If I've read it -- and a little of the premise sounds familiar -- I can't recall it one way or the other. However, that would be a terrible starting book. I got into it from the beginning (so to speak, since I was reading it much after its publication but beginning with volume 1) where it was pulling in established DC characters between the other Sandman (Wesley Dodds), Lucifer, and -- to a lesser extent -- John Dee (with whom I believe I had previously become acquainted through JLU). The origin helped give me a greater buy-in for the character, especially considering that a number of his stories go a little off the rails later on.

ParanoidObsessive posted...
I did admittedly sort of like Marvel 1602, though, so I guess that's a plus for him.


Huh. Did not know he was involved in that. Absolutely loved the story, though.
(\/)(\/)|-|
There are precious few at ease / With moral ambiguities / So we act as though they don't exist.
Zeus posted...
Speaking of things re-visited, I recently rewatched Dr. Horrible's Sing-Along Blog which as good or better than I remembered. However, Dr. Horrible himself comes off as a much worse character this viewing since -- while we're supposed to feel badly about Hammer being with Penny because he doesn't truly appreciate her or share her outlook -- I was more cognizant of Horrible being EXACTLY the same, given that he only learned about the fro-yo from spying on her, he consistently lies just to agree with her, etc. On some level, this reading helps me appreciate the loser/dork dynamic of Dr. Horrible compared to Hammer's jock/bully role. While Horrible is more intelligent, he's certainly no better than Hammer in many regards.

So what you're saying is, he's Whedon's self-insert character.



Zeus posted...
As for me, while I can "understand" the principle, I also think it's flat-out stupid. There are a lot of works with terrible fanbases with which I want no association, but I still enjoy the work. Likewise, a creator's other activities usually don't turn me off their work because (for the most part, anyway) I can separate the creation from the creator. Granted, that's a little harder to do with actors and actresses when they have their usual appearance and mannerisms.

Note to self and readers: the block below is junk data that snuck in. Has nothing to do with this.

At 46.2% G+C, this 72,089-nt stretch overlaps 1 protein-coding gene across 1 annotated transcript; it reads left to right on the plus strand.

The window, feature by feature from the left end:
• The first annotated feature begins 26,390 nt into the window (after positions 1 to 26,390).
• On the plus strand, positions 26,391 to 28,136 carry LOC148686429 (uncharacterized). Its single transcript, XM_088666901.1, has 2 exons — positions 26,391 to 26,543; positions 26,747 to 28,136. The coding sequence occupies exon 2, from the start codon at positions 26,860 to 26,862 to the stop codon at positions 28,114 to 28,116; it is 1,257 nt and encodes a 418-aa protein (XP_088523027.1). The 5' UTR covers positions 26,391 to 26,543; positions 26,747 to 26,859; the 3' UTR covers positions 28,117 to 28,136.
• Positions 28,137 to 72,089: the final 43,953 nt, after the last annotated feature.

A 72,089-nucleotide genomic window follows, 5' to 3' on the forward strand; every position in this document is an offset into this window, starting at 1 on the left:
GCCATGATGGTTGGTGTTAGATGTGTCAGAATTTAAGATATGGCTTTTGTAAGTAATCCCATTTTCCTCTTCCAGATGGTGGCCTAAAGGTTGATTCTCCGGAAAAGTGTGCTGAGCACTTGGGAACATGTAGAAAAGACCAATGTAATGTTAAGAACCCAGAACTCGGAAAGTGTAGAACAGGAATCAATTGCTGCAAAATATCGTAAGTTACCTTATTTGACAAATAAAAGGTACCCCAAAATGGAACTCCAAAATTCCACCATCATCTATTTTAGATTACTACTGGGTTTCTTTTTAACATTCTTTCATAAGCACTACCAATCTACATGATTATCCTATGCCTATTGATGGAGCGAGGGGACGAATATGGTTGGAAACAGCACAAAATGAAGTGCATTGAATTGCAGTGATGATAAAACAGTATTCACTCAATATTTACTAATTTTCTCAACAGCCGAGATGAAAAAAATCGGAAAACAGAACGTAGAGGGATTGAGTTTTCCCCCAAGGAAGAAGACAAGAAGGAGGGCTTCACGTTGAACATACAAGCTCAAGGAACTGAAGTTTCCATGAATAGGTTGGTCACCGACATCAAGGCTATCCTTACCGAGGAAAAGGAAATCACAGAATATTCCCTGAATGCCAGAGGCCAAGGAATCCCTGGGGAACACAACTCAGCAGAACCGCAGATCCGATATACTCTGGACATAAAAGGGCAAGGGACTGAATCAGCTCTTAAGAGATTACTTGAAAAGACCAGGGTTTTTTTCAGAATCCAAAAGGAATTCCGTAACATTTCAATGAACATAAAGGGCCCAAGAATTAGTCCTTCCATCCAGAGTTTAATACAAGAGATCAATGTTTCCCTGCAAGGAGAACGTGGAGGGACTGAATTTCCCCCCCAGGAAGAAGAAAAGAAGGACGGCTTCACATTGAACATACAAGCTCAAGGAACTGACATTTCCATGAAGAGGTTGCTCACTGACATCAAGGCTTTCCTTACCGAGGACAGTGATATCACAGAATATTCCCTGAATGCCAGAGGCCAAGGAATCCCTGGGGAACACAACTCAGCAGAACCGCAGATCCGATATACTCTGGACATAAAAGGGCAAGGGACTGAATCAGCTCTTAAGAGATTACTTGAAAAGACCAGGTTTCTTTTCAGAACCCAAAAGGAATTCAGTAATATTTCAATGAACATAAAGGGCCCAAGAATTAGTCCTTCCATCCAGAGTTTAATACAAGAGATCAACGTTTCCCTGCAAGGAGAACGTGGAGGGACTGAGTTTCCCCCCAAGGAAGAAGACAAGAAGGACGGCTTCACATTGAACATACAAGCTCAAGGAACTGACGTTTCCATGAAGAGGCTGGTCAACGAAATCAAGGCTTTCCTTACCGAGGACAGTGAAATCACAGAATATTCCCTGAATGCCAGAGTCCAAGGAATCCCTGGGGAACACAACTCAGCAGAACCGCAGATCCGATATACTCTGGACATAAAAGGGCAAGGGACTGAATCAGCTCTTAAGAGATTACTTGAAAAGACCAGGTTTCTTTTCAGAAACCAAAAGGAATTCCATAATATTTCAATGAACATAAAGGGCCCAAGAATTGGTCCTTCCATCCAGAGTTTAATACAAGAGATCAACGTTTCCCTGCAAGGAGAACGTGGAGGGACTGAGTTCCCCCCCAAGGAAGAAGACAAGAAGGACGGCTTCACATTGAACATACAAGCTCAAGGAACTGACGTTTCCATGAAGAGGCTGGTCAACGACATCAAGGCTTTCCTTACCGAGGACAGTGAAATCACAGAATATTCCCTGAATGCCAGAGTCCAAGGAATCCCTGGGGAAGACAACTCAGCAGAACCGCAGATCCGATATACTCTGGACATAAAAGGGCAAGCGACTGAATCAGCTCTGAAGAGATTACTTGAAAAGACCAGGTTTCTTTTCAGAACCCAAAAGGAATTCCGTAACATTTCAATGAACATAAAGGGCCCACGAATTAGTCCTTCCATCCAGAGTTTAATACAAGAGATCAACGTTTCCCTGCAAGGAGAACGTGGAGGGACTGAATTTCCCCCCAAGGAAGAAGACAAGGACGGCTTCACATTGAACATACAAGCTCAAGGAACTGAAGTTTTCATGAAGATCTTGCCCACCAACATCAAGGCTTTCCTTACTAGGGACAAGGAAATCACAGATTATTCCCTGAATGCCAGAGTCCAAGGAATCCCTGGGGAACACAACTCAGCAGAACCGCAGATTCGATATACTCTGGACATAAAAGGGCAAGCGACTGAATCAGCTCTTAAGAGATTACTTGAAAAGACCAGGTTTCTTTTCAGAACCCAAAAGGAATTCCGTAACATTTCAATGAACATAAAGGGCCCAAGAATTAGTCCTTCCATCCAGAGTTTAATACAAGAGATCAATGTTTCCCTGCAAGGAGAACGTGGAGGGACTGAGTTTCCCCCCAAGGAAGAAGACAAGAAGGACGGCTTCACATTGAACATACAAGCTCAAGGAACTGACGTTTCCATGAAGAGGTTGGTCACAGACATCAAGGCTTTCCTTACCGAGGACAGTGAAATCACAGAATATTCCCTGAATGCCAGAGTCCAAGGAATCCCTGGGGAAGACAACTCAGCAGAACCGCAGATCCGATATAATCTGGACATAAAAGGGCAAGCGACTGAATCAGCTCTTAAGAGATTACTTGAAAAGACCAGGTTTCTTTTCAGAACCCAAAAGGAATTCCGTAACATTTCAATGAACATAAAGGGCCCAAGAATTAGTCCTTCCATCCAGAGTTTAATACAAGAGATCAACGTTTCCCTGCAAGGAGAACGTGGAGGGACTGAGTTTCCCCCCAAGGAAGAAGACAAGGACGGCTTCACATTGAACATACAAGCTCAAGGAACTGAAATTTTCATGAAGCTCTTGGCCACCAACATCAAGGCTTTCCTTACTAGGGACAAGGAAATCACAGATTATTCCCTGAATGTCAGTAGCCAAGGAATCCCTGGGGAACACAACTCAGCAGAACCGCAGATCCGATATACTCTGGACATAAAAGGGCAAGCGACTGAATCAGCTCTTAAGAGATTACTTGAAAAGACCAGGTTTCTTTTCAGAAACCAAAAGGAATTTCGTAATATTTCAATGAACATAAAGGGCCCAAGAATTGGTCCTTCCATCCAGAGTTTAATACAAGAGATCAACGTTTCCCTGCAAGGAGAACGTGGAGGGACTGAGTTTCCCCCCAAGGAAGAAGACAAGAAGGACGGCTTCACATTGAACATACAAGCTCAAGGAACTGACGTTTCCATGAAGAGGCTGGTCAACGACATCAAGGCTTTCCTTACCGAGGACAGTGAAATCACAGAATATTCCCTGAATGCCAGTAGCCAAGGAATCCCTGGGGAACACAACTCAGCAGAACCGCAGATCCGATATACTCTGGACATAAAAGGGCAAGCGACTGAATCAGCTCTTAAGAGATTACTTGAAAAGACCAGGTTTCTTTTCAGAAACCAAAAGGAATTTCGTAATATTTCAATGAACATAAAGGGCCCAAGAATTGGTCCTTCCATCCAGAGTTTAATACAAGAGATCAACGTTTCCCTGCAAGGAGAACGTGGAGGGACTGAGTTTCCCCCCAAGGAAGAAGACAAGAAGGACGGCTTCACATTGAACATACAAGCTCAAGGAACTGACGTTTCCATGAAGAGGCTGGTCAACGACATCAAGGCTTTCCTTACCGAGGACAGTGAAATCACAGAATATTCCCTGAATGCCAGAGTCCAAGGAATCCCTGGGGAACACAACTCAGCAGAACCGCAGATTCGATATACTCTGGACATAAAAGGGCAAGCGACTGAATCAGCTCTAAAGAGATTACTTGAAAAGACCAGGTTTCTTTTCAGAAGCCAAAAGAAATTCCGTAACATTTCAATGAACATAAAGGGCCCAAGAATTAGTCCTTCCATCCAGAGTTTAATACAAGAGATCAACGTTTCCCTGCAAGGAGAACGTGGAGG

I think it's more an issue that, when you see something is appealing to a large group of terrible people, you almost can't help but wonder what aspect of the work is drawing those terrible people in, which in turn starts to make you more hyper-critical of the work, more aware of flaws you might otherwise have missed, and ultimately more likely to dislike or dismiss the work out of hand whereas you might otherwise have found it more inoffensive or mediocre. It's not rejecting the work because of the fanbase directly, but the fanbase indirectly makes you more aware of things that drive you away in and of themselves.

(Which is not to say that some people DON'T immediately knee-jerk reject things because of the fans, or the opinions/ideology of the writer/creator, but I don't think that's ALWAYS the motivating factor.)

And even on a more visceral level, humans can't necessarily help associating the actors from the activity. I didn't join the Gaming Guild in my college because most of the people in it were even more cringey-nerd than I was and it was almost physically uncomfortable to be around them, in spite of the fact that we shared multiple similar interests (video games, RPGs, CCGs, etc). In terms of a fandom, if the most vocal members of a fanbase are complete sperglords or neckbeard mouth-breathers, you may find yourself unconsciously pulling away from greater interaction with the overall community or property in general. Which in turn can easily influence your affection (or lack thereof) for the shared media (ie, you're more likely to love something you can share with others - hence the entire point of the geek topics! - while you might grow more disillusioned if you feel you almost sort of need to keep your interest hidden or simply have no one to discuss it with).

"Wall of Text'D!" --- oldskoolplayr76
"POwned again." --- blight family
Zeus posted...
More generally, expectations and preconceptions can be a bit of a double-edged sword. When I go into something expecting disappointment or dislike, I think I've sometimes been more receptive to appreciate certain elements. Likewise, the height of my expectations can have a tendency to exceed the quality of a work, resulting in a more critical eye.